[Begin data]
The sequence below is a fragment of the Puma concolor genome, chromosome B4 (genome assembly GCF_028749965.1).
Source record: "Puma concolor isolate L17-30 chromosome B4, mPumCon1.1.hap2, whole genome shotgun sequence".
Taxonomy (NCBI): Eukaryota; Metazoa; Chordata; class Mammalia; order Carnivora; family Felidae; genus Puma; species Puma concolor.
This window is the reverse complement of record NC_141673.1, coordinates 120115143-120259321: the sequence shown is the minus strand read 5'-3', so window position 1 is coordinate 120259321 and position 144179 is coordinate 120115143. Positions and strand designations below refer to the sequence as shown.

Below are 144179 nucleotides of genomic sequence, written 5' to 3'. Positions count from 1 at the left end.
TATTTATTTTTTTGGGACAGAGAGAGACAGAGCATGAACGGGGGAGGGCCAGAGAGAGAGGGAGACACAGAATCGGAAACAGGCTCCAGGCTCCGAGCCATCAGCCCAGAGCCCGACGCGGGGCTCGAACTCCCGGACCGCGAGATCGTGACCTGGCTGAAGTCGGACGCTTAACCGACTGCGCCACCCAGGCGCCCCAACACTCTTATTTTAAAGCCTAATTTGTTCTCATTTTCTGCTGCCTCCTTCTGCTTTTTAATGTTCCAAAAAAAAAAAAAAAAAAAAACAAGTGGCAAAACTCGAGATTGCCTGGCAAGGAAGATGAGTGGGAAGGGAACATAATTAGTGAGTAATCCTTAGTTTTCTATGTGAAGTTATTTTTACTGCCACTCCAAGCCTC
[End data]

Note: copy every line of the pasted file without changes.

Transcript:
The sequence below is a fragment of the Puma concolor genome, chromosome B4 (genome assembly GCF_028749965.1).
Source record: "Puma concolor isolate L17-30 chromosome B4, mPumCon1.1.hap2, whole genome shotgun sequence".
Taxonomy (NCBI): Eukaryota; Metazoa; Chordata; class Mammalia; order Carnivora; family Felidae; genus Puma; species Puma concolor.
This window is the reverse complement of record NC_141673.1, coordinates 120115143-120259321: the sequence shown is the minus strand read 5'-3', so window position 1 is coordinate 120259321 and position 144179 is coordinate 120115143. Positions and strand designations below refer to the sequence as shown.

Below are 144179 nucleotides of genomic sequence, written 5' to 3'. Positions count from 1 at the left end.
TATTTATTTTTTTGGGACAGAGAGAGACAGAGCATGAACGGGGGAGGGCCAGAGAGAGAGGGAGACACAGAATCGGAAACAGGCTCCAGGCTCCGAGCCATCAGCCCAGAGCCCGACGCGGGGCTCGAACTCCCGGACCGCGAGATCGTGACCTGGCTGAAGTCGGACGCTTAACCGACTGCGCCACCCAGGCGCCCCAACACTCTTATTTTAAAGCCTAATTTGTTCTCATTTTCTGCTGCCTCCTTCTGCTTTTTAATGTTCCAAAAAAAAAAAAAAAAAAAAACAAGTGGCAAAACTCGAGATTGCCTGGCAAGGAAGATGAGTGGGAAGGGAACATAATTAGTGAGTAATCCTTAGTTTTCTATGTGAAGTTATTTTTACTGCCACTCCAAGCCTC